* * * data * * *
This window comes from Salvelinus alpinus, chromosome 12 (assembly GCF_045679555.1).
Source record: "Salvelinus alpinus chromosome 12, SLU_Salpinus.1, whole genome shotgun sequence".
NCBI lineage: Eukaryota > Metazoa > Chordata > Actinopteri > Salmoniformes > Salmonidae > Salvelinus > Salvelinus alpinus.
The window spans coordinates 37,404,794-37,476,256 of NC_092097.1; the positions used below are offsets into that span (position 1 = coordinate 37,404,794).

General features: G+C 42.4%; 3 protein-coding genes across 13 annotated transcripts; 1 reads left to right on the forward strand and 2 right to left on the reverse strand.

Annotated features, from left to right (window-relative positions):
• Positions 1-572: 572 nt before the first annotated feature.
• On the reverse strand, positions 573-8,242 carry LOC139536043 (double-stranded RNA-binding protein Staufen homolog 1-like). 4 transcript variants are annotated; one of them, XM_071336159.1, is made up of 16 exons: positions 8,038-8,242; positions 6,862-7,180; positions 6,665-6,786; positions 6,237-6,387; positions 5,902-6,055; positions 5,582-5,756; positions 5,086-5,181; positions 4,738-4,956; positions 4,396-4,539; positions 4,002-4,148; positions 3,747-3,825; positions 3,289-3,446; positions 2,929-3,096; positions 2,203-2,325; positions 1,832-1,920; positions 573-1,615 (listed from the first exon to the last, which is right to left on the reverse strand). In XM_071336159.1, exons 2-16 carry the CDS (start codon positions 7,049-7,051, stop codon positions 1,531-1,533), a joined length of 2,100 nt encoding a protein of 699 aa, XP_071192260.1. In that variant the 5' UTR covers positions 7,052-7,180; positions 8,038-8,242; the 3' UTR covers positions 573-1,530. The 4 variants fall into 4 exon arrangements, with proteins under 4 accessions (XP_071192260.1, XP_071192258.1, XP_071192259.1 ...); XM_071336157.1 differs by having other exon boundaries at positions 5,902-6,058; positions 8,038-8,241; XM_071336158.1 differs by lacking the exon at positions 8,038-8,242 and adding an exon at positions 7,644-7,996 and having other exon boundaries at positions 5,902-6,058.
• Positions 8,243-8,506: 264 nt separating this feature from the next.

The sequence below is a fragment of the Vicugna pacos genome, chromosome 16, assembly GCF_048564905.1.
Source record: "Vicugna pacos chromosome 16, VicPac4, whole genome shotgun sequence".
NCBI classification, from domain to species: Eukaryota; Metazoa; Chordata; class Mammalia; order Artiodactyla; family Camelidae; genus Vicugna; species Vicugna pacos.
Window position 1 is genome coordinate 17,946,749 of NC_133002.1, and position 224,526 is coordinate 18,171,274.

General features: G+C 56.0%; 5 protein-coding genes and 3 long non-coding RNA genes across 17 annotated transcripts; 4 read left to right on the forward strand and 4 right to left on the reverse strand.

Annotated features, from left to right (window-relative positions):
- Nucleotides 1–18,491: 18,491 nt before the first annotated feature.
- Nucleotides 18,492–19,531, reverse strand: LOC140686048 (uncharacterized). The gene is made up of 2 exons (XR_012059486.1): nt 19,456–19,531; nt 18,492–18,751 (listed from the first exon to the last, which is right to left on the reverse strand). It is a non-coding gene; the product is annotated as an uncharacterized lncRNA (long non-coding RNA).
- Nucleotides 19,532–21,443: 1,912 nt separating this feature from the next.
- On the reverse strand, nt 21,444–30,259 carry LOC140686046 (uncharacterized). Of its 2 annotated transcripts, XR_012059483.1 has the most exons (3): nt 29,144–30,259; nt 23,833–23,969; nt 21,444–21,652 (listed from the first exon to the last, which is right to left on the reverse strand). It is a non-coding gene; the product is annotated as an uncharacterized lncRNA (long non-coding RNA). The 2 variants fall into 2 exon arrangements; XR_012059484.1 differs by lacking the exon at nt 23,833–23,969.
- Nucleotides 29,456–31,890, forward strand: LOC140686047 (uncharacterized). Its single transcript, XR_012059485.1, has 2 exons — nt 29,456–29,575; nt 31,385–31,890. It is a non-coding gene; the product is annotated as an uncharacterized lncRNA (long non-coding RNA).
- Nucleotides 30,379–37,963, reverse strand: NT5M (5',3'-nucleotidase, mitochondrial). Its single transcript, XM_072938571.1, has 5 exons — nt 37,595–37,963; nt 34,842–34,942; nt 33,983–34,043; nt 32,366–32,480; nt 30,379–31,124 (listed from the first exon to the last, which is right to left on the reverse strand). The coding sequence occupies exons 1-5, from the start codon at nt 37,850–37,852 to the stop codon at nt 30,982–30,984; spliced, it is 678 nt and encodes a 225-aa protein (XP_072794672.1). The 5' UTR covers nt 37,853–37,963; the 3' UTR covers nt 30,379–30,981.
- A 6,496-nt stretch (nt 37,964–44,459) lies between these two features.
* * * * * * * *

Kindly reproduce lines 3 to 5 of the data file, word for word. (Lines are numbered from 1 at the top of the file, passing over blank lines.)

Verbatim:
NCBI lineage: Eukaryota > Metazoa > Chordata > Actinopteri > Salmoniformes > Salmonidae > Salvelinus > Salvelinus alpinus.
The window spans coordinates 37,404,794-37,476,256 of NC_092097.1; the positions used below are offsets into that span (position 1 = coordinate 37,404,794).

General features: G+C 42.4%; 3 protein-coding genes across 13 annotated transcripts; 1 reads left to right on the forward strand and 2 right to left on the reverse strand.